China posturing to become leading superpower
By ZACHARY HUBBARD, The Tribune-Democrat
March 27, 2009
All eyes are on Capitol Hill, where Congress is keeping the public’s attention sidetracked by defending corporate bailouts and sniveling about executive bonuses at AIG. Meanwhile, China has been quietly maneuvering to secure its position as the world’s leading superpower.
The ancient Chinese warrior-philosopher Sun Tzu said, “Loot a burning house.”
By this he meant you should kick your enemies when they’re down. The Chinese leadership understands this. It has been kicking Americans in our collective behinds for some time now.
Unfortunately, neither Congress nor the media pays it much attention.
Congress is fiddling while our economy burns, planning more bailouts for its friends and mortgaging our economic future. Meanwhile, China has been gobbling up American debt faster than Pac-Man gobbles up power pills. Near the end of 2008, China quietly overtook Japan as the largest foreign holder of U.S. national debt instruments.
When it comes to America’s relationship with the Chinese giant, remember this golden rule, “He who has the gold makes the rules.” China owns more than $1 trillion of America’s national debt and is superbly positioned to dominate our economic future.
If you’ve ever been on the receiving end of a repossessed car, foreclosed mortgage or a rubber check, then you might have a slight understanding of what will happen when China decides to call in its markers on the United States. Think it can’t happen? Think again.
China’s Premier Wen Jiabao recently expressed concern that a weakening dollar will harm his country’s economy. On March 18, Reuters reported a U.N. panel is prepared to recommend that the world drop the dollar as the global reserve currency, favoring, instead, a collection of common currencies. On March 19, Reuters reported that China is backing Russia’s call to hold discussions to find an alternative to the dollar as the world’s reserve currency.
China has taken advantage of the global economic slump to buy strategic assets needed to fuel its growth, such as oil, minerals and metals. The Washington Post reported on March 17 that, “Chinese companies have been on a shopping spree in the past month, snapping up tens of billions of dollars worth of key assets in Iran, Brazil, Russia, Venezuela, Australia and France in a global fire sale set off by the financial crisis.”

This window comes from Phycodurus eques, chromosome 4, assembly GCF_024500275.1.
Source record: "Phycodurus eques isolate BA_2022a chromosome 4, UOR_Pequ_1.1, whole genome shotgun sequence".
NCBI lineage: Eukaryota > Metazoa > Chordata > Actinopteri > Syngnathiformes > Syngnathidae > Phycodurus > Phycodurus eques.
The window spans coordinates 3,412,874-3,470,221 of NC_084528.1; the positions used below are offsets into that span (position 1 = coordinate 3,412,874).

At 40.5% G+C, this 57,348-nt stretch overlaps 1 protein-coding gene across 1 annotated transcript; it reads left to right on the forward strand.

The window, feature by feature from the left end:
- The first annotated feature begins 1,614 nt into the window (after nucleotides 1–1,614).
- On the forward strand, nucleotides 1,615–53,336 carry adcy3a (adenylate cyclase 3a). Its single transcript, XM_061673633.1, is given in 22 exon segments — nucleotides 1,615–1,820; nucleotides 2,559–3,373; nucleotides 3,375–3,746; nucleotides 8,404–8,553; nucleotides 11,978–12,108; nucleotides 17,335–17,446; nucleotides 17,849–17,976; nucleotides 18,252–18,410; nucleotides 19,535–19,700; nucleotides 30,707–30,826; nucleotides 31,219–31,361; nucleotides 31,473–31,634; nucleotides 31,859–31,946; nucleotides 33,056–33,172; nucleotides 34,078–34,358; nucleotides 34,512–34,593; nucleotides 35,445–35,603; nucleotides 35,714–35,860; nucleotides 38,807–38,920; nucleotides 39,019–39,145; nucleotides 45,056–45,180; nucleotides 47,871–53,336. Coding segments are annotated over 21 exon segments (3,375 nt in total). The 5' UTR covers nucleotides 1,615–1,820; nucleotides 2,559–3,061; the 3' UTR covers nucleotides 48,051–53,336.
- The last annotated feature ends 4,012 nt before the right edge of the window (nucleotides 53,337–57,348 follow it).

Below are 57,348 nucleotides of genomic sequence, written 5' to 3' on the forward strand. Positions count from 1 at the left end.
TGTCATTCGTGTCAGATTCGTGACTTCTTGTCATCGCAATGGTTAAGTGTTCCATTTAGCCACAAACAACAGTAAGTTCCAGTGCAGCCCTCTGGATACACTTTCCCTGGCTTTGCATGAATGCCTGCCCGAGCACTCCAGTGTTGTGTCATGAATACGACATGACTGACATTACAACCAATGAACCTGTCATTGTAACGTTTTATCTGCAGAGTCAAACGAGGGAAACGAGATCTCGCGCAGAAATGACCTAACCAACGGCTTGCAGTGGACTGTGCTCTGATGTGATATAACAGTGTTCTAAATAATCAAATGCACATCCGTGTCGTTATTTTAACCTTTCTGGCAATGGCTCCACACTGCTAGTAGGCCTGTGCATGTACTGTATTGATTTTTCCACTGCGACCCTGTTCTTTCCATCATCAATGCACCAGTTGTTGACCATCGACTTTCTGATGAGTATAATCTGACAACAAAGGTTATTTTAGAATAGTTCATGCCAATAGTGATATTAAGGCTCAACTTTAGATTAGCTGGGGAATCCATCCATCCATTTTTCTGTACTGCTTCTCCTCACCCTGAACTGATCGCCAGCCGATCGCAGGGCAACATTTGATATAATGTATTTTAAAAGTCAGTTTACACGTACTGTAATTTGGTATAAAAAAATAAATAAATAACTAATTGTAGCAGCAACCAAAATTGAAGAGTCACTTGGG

To undergird its global quest for resources, China will need a capability to project power globally. On Nov. 17, the BBC reported China may soon be building aircraft carriers to strengthen its already substantial naval capability.
The article quoted Maj. Gen. Qian Lihua of the Chinese Defense Ministry’s Foreign Affairs staff, who said if China develops aircraft carriers, they will not be used for “global reach.” Maybe the Chinese short-term goals do not include global reach, but its navy must eventually move in that direction to ensure that its flow of critical economic resources remains uninterrupted.
If China’s short-term goals for aircraft carriers do not include global reach, then why build them now? Recent events may hold a clue. On March 8, five Chinese naval vessels harassed a U.S. Navy surveillance ship in the South China Sea. American officials said the American ship was in international waters, but the Chinese claimed it violated Chinese territorial waters.
What’s this all about? China may be slowly positioning itself to assert hegemony over the entire South China Sea region. Its goal – establish the conditions for reclaiming possession of Taiwan.
The scenario would require three phases. First, establish a degree of control over the U.S. economy. This phase is nearly complete, thanks to assistance from Congress.
Second, a continuation of the first phase, would be to replace the dollar as the global reserve currency.
Third, seize control of Taiwan.
China is currently positioning itself for this final move.
The China-Taiwan war scenario is a nightmare for the United States. The Strait of Taiwan, which at the narrowest point is less than 80 miles wide, has no strategic depth.
A Chinese attack might employ aerial and missile bombardment, electronic warfare to disable Taiwanese command and control communications, amphibious and airborne landings to seize and control strategic objectives, and computer network attacks to disrupt critical infrastructures. An invasion could be executed with such speed and surprise that the United States would have insufficient time to respond.
China’s success would demonstrate that the United States is impotent. With American credibility de- stroyed, China would easily replace our nation as the leading superpower, relegating America to a status similar to Russia’s.
Nazi Germany instigated a war with Poland by staging a fake attack on a German radio station at Gleiwitz, near the German-Poland border. Germany blamed Poland for the bogus attack and used it to justify its invasion of Poland.
The China-Taiwan scenario could play out similarly.
If China succeeds in having the dollar replaced as the global reserve currency, the United States must be vigilant. Not long thereafter, China’s leaders could claim Taiwan had performed acts of aggression against their country, providing justification for China to retaliate. A lightning-quick invasion would follow.
What would this mean for America? We can only guess.
However, one surefire remedy to help prevent our nation’s demise is term limits.
It’s time to clean out Washington, D.C., of the rotten apples on both sides of the aisle. They got us into this mess, and they need to go.
The next American Revolution must sweep away every incumbent in the U.S. Senate and House. Such purification is an essential first step toward ensuring our future.
Zachary Hubbard is a freelance writer residing in Upper Yoder Township. He is a member of The Tribune-Democrat Readership Advisory Committee.